Tuesday, 11 October 2016

Glen Fruin, Yankee Road and the 3 Lochs Way.

Unfortunately I've not had the usage out of the old Kona that I'd hoped but I managed a little jaunt the other day. I didn't have much time so it was really a micro adventure but it's always good to get out for an overnighter even close to home. 
I left home in Helensburgh at 5pm so daylight was always going to be in short supply, a quick pedal up Sinclair Street brought me to the Glen Fruin turn off.  

I pedaled through Glen Fruin as quickly as possible, I wanted to get further on to try and find a bivi site before it went completely dark. Soon enough I reached the start of "Yankee Road" (or the American Road as the 3 Lochs Way website calls it, presumably in some kind of strange effort to appear PC). This is a military road through an army training area with firing ranges but there is access to the public as long as you stick to the road when the red flags are flying. 
Eventually the tarmac road peters out and turns into a forest road along which the 3 Lochs Way runs. I followed this in the gathering gloom looking for a likely spot to stop for the night. My parameters for a bivi spot were level ground, preferably grassy, water source and some windfall branches so that I could use my Honey Stove to cook on (I had a meths burner with me as well just in case I couldn't find any wood to burn). I ended up riding on almost to the end of the forest road just before the "Gurkha Bato" (a connecting track that the Gurkhas built for the 3 Lochs Way). Finally a suitable spot revealed itself and I set about setting up my bivi in almost total darkness. 
I only needed small sticks for my stove and there was a plentiful supply in the area to cook my dinner and then just sit and relax listening to the red deer stags roaring all around me. 
Next morning I got up as soon as it was light and ate some breakfast before packing up. 
Then it was on along the 3 Lochs Way, crossing the Allt Derigan stream. 
After crossing the West Highland railway line via an underpass there was a steep climb up to another forest road that ran up Glean Culanach which leads to Glen Douglas. 
I popped out onto the road again at Glen Douglas, riding down to the A814 above Loch Long with views of The Cobbler and Ben Narnain and the other Arrochar Alps. 
Then it was an enjoyable road ride following the A814 fifteen miles or so back to Helensburgh in time for lunch.

Wednesday, 5 October 2016

A tribute to my friend Graham.

I was shocked and saddened to recently hear that my great friend Graham Dibsdall had passed away after having suffered a heart attack.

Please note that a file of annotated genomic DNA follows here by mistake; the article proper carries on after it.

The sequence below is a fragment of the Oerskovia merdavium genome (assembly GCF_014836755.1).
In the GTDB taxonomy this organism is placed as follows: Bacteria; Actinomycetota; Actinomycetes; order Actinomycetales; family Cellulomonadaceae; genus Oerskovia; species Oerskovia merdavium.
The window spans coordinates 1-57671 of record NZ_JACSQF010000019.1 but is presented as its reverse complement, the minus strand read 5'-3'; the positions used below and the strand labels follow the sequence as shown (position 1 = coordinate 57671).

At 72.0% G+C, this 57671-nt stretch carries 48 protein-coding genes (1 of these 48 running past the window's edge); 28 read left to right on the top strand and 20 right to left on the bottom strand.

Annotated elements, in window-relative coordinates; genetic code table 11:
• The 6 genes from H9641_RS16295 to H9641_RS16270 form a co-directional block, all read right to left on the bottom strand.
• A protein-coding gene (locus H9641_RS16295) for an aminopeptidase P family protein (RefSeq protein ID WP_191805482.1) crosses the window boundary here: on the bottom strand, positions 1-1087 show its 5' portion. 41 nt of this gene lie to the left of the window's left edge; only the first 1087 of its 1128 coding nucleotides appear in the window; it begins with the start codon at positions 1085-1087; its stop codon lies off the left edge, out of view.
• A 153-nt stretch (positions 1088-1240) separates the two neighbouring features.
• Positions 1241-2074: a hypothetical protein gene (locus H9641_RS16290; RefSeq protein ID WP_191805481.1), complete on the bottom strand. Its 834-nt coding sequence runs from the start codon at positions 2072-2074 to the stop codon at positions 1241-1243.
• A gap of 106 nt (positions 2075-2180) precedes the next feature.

I first met Graham while canoe sailing on Loch Lomond. He was taking part in an OCSG local meet to the less frequented northern end of the loch. Graham was such a friendly guy and I immediately felt totally at ease in his company. At that time I had only just started canoe sailing and was a little in awe of more established sailors but Graham was totally down to earth and approachable. His boat "Cochon Vert" (or Green Pig) was a triumph of recycling. By his own admission Graham had built the boat to a tight budget but although many of the components were second hand the design and execution were excellent and Graham's handiwork was very impressive.
 Over the following months I met Graham again at various OCSG meets and got to know him better. He was going through a bit of a rough patch in his life and was keen to get away from things as often as possible. This dovetailed perfectly with my obsession to get out in my sailing canoe and gain more experience and we ended up doing a number of memorable trips together. Graham was a superb mentor to me and on several occasions when conditions became challenging he patiently shepherded me through the experience. It was reassuring to have Graham sailing along with me and although his boat was quicker and more sea worthy than mine he never showed any frustration at having to wait for me. In camp Graham was an amazing cook, making delicious food from ingredients that sometimes sounded unlikely. He often caught fish while we were sailing and we supplemented our meals with this and fresh mussels that he harvested from the sea. Graham wasn't a big drinker but he was partial to the odd beer or dram of whisky by the campfire while we sat and chatted. It transpired that we shared tastes in music and were both motorcyclists so we always had plenty in common to chat about. Over the following years I had loads of memorable adventures with Graham in the company of our mutual canoe sailing friends. Graham was always the same, a fun, reliable, entertaining, resourceful guy and great company to be with.
More recently I've seen less of Graham, not because we'd fallen out but because he'd found happiness in his life. He'd recently relocated to Cumbria with his partner Carole where they were building a new life together for themselves.
 It seems terribly unfair that Graham should lose his life just when things were really looking up for him and I can't begin to imagine how difficult things must be for Carole and Graham's family.
 I shall miss Graham immensely and will always remember him fondly, sitting contentedly by a campfire, fishing for mackerel or blasting along in the Green Pig, sail fully unfurled, kicking up plumes of spray while everyone else was reefed down.